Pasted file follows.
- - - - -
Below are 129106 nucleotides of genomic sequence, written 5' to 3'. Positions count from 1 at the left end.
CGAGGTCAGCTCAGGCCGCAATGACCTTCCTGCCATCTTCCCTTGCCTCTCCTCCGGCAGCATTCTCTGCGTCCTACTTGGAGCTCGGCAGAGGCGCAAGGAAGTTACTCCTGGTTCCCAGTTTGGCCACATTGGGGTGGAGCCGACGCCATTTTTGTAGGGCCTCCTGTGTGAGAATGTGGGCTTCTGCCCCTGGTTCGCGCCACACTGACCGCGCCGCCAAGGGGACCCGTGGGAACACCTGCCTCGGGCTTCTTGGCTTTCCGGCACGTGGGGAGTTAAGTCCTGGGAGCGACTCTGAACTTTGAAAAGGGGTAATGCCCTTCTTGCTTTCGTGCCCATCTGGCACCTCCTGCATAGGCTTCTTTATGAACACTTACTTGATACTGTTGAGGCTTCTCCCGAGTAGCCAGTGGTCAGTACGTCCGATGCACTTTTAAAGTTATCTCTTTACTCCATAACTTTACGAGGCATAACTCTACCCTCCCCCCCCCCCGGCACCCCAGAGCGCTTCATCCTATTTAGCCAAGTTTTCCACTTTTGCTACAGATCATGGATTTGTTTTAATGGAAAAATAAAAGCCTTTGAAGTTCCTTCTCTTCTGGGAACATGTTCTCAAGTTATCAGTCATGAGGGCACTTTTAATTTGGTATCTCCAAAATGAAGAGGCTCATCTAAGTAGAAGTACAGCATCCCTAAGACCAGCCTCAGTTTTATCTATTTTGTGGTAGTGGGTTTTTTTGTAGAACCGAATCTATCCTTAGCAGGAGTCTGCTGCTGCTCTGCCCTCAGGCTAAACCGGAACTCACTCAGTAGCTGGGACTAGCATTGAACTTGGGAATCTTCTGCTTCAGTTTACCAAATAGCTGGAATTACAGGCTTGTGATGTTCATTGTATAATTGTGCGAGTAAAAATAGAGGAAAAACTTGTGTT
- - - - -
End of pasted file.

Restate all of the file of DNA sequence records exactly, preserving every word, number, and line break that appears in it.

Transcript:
Below are 129106 nucleotides of genomic sequence, written 5' to 3'. Positions count from 1 at the left end.
CGAGGTCAGCTCAGGCCGCAATGACCTTCCTGCCATCTTCCCTTGCCTCTCCTCCGGCAGCATTCTCTGCGTCCTACTTGGAGCTCGGCAGAGGCGCAAGGAAGTTACTCCTGGTTCCCAGTTTGGCCACATTGGGGTGGAGCCGACGCCATTTTTGTAGGGCCTCCTGTGTGAGAATGTGGGCTTCTGCCCCTGGTTCGCGCCACACTGACCGCGCCGCCAAGGGGACCCGTGGGAACACCTGCCTCGGGCTTCTTGGCTTTCCGGCACGTGGGGAGTTAAGTCCTGGGAGCGACTCTGAACTTTGAAAAGGGGTAATGCCCTTCTTGCTTTCGTGCCCATCTGGCACCTCCTGCATAGGCTTCTTTATGAACACTTACTTGATACTGTTGAGGCTTCTCCCGAGTAGCCAGTGGTCAGTACGTCCGATGCACTTTTAAAGTTATCTCTTTACTCCATAACTTTACGAGGCATAACTCTACCCTCCCCCCCCCCCGGCACCCCAGAGCGCTTCATCCTATTTAGCCAAGTTTTCCACTTTTGCTACAGATCATGGATTTGTTTTAATGGAAAAATAAAAGCCTTTGAAGTTCCTTCTCTTCTGGGAACATGTTCTCAAGTTATCAGTCATGAGGGCACTTTTAATTTGGTATCTCCAAAATGAAGAGGCTCATCTAAGTAGAAGTACAGCATCCCTAAGACCAGCCTCAGTTTTATCTATTTTGTGGTAGTGGGTTTTTTTGTAGAACCGAATCTATCCTTAGCAGGAGTCTGCTGCTGCTCTGCCCTCAGGCTAAACCGGAACTCACTCAGTAGCTGGGACTAGCATTGAACTTGGGAATCTTCTGCTTCAGTTTACCAAATAGCTGGAATTACAGGCTTGTGATGTTCATTGTATAATTGTGCGAGTAAAAATAGAGGAAAAACTTGTGTT